Democratic party leaders Speaker of the House Nancy Pelosi (l.) and Sen. Chuck Schumer of New York.
(SAUL LOEB/AFP/GETTY IMAGES)
Immediately, the slogan “A Better Deal: Better Skills, Better Jobs, Better Wages” was ridiculed (primarily by the Right) for sounding like the advertising slogan of a national pizza chain “Better ingredients. Better Pizza. Papa John’s.”
Is the problem a perceived lack of originality? Not really. That’s a cheap shot that got traction in conservative media.
Or is the problem the use of a slogan for a political party as a means of clarifying direction and positioning? We shouldn’t be surprised, actually.
After decades of the cliché comparison of selling candidates like toothpaste, why do we still shake our heads in indignation when it is so blatantly done? It seems we prefer the assignment of branding to some things but not others.
We’re okay with toothpaste, fast food chains and resort destinations as acceptable brands to market. But we prefer not to think of politicians, political parties, religious groups, or causes as brands. Are they different somehow? Yes and no.
Politicians and political parties have names and graphic identities, unique attributes, target audiences, competitors, marketing strategies, reputations to manage and loyal customers (or voters) to cultivate and protect. So when they behave like Proctor & Gamble brands, why should be surprised, offended or disappointed?
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Political, religious or cause-related groups are merely employing what works in today’s media-saturated culture to punch their brand through the clutter of competing messages, all vying for the attention of every consumer. The average American is overwhelmed daily by tens of thousands of brand messages-some subtle (a logo, an icon), some not so subtle.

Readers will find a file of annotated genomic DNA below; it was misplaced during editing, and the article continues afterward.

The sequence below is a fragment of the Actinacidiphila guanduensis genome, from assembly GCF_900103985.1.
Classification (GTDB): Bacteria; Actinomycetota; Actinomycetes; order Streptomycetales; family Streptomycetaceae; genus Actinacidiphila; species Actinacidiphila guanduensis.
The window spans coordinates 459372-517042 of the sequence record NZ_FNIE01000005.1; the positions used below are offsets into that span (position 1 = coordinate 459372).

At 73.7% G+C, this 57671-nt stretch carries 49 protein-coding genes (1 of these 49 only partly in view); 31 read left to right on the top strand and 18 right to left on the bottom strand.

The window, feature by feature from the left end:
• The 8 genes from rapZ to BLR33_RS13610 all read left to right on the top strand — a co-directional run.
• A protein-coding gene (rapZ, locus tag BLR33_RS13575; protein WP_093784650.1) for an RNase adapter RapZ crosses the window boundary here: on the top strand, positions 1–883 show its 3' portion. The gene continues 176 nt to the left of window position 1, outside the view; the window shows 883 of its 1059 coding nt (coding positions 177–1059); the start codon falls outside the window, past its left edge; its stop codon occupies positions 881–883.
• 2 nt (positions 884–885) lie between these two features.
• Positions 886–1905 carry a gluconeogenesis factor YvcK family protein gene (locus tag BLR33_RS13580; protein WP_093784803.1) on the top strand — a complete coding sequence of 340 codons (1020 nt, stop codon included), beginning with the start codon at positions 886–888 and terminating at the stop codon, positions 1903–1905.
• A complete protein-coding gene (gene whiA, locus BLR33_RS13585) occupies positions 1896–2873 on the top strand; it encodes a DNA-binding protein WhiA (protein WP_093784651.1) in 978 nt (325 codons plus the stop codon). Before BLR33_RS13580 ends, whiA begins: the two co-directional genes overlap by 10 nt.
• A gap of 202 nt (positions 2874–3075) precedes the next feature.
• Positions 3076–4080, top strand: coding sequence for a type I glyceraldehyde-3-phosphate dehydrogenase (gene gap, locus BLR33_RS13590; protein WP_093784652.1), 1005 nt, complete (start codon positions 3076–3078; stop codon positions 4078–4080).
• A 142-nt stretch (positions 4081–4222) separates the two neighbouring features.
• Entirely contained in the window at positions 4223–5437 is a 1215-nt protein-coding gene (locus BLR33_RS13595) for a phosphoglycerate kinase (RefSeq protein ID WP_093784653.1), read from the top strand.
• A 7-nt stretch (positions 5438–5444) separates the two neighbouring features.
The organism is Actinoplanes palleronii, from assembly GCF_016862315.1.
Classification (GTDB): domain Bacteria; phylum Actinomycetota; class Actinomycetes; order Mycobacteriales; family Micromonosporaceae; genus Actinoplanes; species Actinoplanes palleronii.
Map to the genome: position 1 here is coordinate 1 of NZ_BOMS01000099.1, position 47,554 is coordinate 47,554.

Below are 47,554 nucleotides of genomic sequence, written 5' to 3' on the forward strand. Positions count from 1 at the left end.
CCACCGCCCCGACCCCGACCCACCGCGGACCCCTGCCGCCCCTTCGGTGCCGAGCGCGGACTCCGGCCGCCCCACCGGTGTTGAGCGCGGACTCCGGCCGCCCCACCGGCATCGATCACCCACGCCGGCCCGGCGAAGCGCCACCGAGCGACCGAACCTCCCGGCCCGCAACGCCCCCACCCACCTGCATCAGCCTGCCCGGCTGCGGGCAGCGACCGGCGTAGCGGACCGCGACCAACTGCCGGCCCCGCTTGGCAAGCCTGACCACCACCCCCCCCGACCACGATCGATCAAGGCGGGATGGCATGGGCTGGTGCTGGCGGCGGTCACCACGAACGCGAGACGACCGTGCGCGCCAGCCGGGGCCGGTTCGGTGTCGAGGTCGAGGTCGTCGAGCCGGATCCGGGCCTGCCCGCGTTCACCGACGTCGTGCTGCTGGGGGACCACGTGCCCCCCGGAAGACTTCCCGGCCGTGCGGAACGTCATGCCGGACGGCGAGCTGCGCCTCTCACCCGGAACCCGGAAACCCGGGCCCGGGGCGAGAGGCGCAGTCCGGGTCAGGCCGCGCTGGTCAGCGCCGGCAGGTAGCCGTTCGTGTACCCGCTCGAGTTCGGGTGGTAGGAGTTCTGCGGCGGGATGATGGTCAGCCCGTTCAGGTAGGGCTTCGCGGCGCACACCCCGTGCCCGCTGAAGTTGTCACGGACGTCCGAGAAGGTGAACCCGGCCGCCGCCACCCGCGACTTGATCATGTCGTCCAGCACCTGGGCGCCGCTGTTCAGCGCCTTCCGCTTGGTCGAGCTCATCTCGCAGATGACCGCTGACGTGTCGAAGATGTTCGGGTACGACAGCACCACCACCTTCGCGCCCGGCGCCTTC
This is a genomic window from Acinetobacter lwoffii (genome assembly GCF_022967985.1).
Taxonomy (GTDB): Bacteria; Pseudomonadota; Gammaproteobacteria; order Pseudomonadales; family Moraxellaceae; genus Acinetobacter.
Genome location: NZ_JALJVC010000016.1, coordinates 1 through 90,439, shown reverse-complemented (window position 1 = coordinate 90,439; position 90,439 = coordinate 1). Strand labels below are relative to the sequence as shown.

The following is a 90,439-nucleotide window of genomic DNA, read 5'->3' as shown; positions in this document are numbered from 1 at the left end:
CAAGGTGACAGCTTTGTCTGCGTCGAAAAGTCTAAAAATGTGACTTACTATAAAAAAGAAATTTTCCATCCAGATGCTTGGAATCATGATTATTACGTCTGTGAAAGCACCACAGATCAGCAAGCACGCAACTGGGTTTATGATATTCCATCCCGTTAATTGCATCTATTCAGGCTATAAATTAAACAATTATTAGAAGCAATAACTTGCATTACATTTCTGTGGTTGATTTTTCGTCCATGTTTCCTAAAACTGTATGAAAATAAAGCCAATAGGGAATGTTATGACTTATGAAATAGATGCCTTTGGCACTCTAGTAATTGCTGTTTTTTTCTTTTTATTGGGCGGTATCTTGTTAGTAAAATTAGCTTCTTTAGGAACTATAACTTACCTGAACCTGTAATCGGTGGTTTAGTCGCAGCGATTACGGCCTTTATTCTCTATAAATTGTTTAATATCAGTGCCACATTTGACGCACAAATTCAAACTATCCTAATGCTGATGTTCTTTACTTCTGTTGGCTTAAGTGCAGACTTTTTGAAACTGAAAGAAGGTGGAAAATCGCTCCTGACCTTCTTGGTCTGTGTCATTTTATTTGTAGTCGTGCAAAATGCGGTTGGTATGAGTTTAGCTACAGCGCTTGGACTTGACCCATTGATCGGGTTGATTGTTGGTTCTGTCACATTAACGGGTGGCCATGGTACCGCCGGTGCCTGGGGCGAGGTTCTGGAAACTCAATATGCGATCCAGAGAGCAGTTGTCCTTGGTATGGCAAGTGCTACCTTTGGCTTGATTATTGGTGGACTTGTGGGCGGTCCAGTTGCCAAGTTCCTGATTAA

For example, to reach potential young terrorists, the ISIS brand used social media as an effective recruiting tool. To persuade millions of frustrated blue collar workers in battleground states, the Trump brand hammered away at “Make America Great Again.” To raise millions, televangelists use sophisticated media strategy and persuasive copy to promote their brand of ministry. The examples are endless.
But the reason we’re uncomfortable with branding practices in certain areas of our lives is that we instinctively know the power and limitations of brand marketing as consumers of media.
We know that a brand of toothpaste is different than a presidential candidate. And we know that a well-orchestrated marketing campaign for either one has the power of curtailing or halting an investigation of the facts.
We instinctively know the campaign isn’t fully disclosing everything…but through repetition and exposure, we become okay with that. One person’s brainwashing is another person’s enlightenment.
While we can acknowledge and even admire effective brand marketing in matters of governance, charity or religion, we must become far more discerning as consumers of it. We must challenge the positioning, the claims, and the promises.
Let the constituent, contributor, supporter, donor, follower, and voter beware.